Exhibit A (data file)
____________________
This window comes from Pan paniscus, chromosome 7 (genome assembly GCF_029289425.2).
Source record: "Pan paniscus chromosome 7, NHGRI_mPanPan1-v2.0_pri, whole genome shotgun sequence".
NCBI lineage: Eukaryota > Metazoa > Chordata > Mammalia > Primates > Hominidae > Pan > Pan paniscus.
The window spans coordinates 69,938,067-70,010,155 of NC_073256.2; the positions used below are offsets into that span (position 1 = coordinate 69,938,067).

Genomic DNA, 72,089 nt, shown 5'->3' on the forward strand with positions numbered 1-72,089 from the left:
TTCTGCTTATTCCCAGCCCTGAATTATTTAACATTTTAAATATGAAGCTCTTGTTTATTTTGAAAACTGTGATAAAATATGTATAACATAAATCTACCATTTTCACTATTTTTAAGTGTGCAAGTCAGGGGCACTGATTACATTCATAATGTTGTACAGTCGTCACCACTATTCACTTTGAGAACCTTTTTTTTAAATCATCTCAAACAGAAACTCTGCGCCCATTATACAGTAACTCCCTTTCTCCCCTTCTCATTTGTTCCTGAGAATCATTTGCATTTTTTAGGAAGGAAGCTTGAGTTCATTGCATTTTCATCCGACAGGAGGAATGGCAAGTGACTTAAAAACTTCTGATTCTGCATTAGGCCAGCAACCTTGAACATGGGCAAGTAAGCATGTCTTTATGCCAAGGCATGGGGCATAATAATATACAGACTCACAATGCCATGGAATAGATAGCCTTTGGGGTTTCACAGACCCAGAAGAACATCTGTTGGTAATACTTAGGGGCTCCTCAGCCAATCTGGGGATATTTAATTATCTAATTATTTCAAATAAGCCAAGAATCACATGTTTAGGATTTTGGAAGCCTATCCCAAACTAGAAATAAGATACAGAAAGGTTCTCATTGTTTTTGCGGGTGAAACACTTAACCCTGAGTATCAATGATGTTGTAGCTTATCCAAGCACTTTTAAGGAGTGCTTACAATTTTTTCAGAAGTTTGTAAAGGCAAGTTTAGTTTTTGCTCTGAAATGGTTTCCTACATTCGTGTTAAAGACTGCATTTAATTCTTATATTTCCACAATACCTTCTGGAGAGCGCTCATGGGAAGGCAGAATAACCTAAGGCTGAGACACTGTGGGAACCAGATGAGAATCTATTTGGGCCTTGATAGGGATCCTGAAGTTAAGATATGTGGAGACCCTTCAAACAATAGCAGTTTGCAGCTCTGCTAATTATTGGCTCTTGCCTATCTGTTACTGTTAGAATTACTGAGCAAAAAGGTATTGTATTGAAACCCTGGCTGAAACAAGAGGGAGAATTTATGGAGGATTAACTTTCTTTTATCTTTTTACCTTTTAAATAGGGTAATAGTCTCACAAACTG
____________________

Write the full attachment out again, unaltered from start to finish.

This window comes from Pan paniscus, chromosome 7 (genome assembly GCF_029289425.2).
Source record: "Pan paniscus chromosome 7, NHGRI_mPanPan1-v2.0_pri, whole genome shotgun sequence".
NCBI lineage: Eukaryota > Metazoa > Chordata > Mammalia > Primates > Hominidae > Pan > Pan paniscus.
The window spans coordinates 69,938,067-70,010,155 of NC_073256.2; the positions used below are offsets into that span (position 1 = coordinate 69,938,067).

Genomic DNA, 72,089 nt, shown 5'->3' on the forward strand with positions numbered 1-72,089 from the left:
TTCTGCTTATTCCCAGCCCTGAATTATTTAACATTTTAAATATGAAGCTCTTGTTTATTTTGAAAACTGTGATAAAATATGTATAACATAAATCTACCATTTTCACTATTTTTAAGTGTGCAAGTCAGGGGCACTGATTACATTCATAATGTTGTACAGTCGTCACCACTATTCACTTTGAGAACCTTTTTTTTAAATCATCTCAAACAGAAACTCTGCGCCCATTATACAGTAACTCCCTTTCTCCCCTTCTCATTTGTTCCTGAGAATCATTTGCATTTTTTAGGAAGGAAGCTTGAGTTCATTGCATTTTCATCCGACAGGAGGAATGGCAAGTGACTTAAAAACTTCTGATTCTGCATTAGGCCAGCAACCTTGAACATGGGCAAGTAAGCATGTCTTTATGCCAAGGCATGGGGCATAATAATATACAGACTCACAATGCCATGGAATAGATAGCCTTTGGGGTTTCACAGACCCAGAAGAACATCTGTTGGTAATACTTAGGGGCTCCTCAGCCAATCTGGGGATATTTAATTATCTAATTATTTCAAATAAGCCAAGAATCACATGTTTAGGATTTTGGAAGCCTATCCCAAACTAGAAATAAGATACAGAAAGGTTCTCATTGTTTTTGCGGGTGAAACACTTAACCCTGAGTATCAATGATGTTGTAGCTTATCCAAGCACTTTTAAGGAGTGCTTACAATTTTTTCAGAAGTTTGTAAAGGCAAGTTTAGTTTTTGCTCTGAAATGGTTTCCTACATTCGTGTTAAAGACTGCATTTAATTCTTATATTTCCACAATACCTTCTGGAGAGCGCTCATGGGAAGGCAGAATAACCTAAGGCTGAGACACTGTGGGAACCAGATGAGAATCTATTTGGGCCTTGATAGGGATCCTGAAGTTAAGATATGTGGAGACCCTTCAAACAATAGCAGTTTGCAGCTCTGCTAATTATTGGCTCTTGCCTATCTGTTACTGTTAGAATTACTGAGCAAAAAGGTATTGTATTGAAACCCTGGCTGAAACAAGAGGGAGAATTTATGGAGGATTAACTTTCTTTTATCTTTTTACCTTTTAAATAGGGTAATAGTCTCACAAACTG